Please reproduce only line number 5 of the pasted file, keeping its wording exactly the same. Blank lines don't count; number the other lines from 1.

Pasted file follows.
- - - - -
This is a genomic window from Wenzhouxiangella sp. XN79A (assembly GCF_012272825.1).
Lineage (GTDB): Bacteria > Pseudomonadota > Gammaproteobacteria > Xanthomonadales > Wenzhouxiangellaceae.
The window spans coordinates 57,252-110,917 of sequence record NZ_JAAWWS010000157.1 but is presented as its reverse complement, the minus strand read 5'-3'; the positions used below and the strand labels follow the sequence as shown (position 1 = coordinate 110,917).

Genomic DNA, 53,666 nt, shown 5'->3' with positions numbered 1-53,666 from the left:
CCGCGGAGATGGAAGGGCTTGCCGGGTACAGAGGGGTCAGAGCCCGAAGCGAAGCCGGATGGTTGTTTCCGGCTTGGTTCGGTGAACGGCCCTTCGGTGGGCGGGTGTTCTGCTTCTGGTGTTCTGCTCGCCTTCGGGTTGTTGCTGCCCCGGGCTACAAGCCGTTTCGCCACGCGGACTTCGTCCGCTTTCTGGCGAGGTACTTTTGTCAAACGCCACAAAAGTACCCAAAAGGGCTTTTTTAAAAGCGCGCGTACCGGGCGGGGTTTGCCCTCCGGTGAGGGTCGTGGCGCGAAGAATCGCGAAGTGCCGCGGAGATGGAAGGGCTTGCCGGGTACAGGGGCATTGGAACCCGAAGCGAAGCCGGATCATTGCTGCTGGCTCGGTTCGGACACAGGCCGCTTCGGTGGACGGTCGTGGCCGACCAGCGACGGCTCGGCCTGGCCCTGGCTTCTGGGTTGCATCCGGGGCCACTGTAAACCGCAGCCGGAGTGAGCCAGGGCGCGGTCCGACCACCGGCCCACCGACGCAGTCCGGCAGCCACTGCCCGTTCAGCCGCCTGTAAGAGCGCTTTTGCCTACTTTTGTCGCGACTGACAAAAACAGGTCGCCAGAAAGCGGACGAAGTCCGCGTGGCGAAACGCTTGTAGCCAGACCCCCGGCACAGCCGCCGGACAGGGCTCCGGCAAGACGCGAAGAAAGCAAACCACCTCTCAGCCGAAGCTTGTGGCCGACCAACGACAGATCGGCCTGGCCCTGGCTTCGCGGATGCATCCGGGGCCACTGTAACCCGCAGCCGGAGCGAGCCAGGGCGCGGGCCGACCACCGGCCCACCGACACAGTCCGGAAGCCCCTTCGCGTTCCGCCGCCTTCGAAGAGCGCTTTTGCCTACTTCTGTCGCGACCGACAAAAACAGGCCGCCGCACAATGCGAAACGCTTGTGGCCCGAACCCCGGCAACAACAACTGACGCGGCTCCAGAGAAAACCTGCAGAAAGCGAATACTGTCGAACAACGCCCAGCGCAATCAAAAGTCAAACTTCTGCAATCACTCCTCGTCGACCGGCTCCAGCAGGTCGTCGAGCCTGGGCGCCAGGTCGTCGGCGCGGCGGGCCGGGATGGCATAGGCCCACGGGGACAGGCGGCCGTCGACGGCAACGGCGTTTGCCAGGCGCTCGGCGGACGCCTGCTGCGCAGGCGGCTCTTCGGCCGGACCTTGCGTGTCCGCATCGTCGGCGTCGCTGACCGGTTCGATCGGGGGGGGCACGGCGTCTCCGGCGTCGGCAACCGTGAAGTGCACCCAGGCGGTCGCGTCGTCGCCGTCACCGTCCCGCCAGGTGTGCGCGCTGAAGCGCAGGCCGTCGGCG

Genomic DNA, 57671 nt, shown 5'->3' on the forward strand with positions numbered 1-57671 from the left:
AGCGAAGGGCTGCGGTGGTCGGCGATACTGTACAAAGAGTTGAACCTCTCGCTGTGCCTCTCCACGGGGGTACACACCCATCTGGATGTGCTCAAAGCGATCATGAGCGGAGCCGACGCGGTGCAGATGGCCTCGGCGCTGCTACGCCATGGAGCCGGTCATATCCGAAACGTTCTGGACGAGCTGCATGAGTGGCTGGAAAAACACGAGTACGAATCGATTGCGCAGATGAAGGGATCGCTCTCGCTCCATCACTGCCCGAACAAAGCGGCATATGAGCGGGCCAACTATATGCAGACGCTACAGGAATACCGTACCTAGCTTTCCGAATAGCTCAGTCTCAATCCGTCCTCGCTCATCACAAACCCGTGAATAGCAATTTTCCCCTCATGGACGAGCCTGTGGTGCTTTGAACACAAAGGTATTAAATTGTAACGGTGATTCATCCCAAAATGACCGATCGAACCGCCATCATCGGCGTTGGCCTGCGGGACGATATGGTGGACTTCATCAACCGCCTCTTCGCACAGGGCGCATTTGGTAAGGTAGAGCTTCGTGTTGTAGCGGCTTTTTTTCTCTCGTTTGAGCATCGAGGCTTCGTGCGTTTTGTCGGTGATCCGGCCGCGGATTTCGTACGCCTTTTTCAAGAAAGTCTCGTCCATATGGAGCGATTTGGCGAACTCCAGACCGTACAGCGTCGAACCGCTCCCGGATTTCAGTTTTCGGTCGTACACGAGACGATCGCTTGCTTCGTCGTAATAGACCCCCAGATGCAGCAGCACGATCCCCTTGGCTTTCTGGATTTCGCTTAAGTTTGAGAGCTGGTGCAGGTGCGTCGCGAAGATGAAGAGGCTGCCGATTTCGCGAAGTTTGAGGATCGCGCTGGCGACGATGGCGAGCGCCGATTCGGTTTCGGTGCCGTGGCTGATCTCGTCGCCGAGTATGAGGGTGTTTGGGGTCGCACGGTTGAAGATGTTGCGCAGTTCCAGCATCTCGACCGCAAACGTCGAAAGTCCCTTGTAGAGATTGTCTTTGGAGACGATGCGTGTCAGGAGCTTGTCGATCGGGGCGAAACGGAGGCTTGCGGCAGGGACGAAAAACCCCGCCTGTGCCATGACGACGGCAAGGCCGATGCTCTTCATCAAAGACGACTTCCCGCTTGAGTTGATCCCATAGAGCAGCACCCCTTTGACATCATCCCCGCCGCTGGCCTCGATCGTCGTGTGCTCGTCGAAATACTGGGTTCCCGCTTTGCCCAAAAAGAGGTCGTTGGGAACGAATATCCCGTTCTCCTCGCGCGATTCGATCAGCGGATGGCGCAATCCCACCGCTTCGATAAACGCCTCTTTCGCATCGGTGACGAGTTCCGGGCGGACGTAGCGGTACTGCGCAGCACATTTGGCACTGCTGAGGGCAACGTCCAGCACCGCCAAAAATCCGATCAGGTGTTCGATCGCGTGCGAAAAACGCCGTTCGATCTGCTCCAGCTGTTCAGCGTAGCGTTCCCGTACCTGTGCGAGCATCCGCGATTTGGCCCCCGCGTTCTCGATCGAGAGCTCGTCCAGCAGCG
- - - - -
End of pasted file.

CCGCGGAGATGGAAGGGCTTGCCGGGTACAGAGGGGTCAGAGCCCGAAGCGAAGCCGGATGGTTGTTTCCGGCTTGGTTCGGTGAACGGCCCTTCGGTGGGCGGGTGTTCTGCTTCTGGTGTTCTGCTCGCCTTCGGGTTGTTGCTGCCCCGGGCTACAAGCCGTTTCGCCACGCGGACTTCGTCCGCTTTCTGGCGAGGTACTTTTGTCAAACGCCACAAAAGTACCCAAAAGGGCTTTTTTAAAAGCGCGCGTACCGGGCGGGGTTTGCCCTCCGGTGAGGGTCGTGGCGCGAAGAATCGCGAAGTGCCGCGGAGATGGAAGGGCTTGCCGGGTACAGGGGCATTGGAACCCGAAGCGAAGCCGGATCATTGCTGCTGGCTCGGTTCGGACACAGGCCGCTTCGGTGGACGGTCGTGGCCGACCAGCGACGGCTCGGCCTGGCCCTGGCTTCTGGGTTGCATCCGGGGCCACTGTAAACCGCAGCCGGAGTGAGCCAGGGCGCGGTCCGACCACCGGCCCACCGACGCAGTCCGGCAGCCACTGCCCGTTCAGCCGCCTGTAAGAGCGCTTTTGCCTACTTTTGTCGCGACTGACAAAAACAGGTCGCCAGAAAGCGGACGAAGTCCGCGTGGCGAAACGCTTGTAGCCAGACCCCCGGCACAGCCGCCGGACAGGGCTCCGGCAAGACGCGAAGAAAGCAAACCACCTCTCAGCCGAAGCTTGTGGCCGACCAACGACAGATCGGCCTGGCCCTGGCTTCGCGGATGCATCCGGGGCCACTGTAACCCGCAGCCGGAGCGAGCCAGGGCGCGGGCCGACCACCGGCCCACCGACACAGTCCGGAAGCCCCTTCGCGTTCCGCCGCCTTCGAAGAGCGCTTTTGCCTACTTCTGTCGCGACCGACAAAAACAGGCCGCCGCACAATGCGAAACGCTTGTGGCCCGAACCCCGGCAACAACAACTGACGCGGCTCCAGAGAAAACCTGCAGAAAGCGAATACTGTCGAACAACGCCCAGCGCAATCAAAAGTCAAACTTCTGCAATCACTCCTCGTCGACCGGCTCCAGCAGGTCGTCGAGCCTGGGCGCCAGGTCGTCGGCGCGGCGGGCCGGGATGGCATAGGCCCACGGGGACAGGCGGCCGTCGACGGCAACGGCGTTTGCCAGGCGCTCGGCGGACGCCTGCTGCGCAGGCGGCTCTTCGGCCGGACCTTGCGTGTCCGCATCGTCGGCGTCGCTGACCGGTTCGATCGGGGGGGGCACGGCGTCTCCGGCGTCGGCAACCGTGAAGTGCACCCAGGCGGTCGCGTCGTCGCCGTCACCGTCCCGCCAGGTGTGCGCGCTGAAGCGCAGGCCGTCGGCG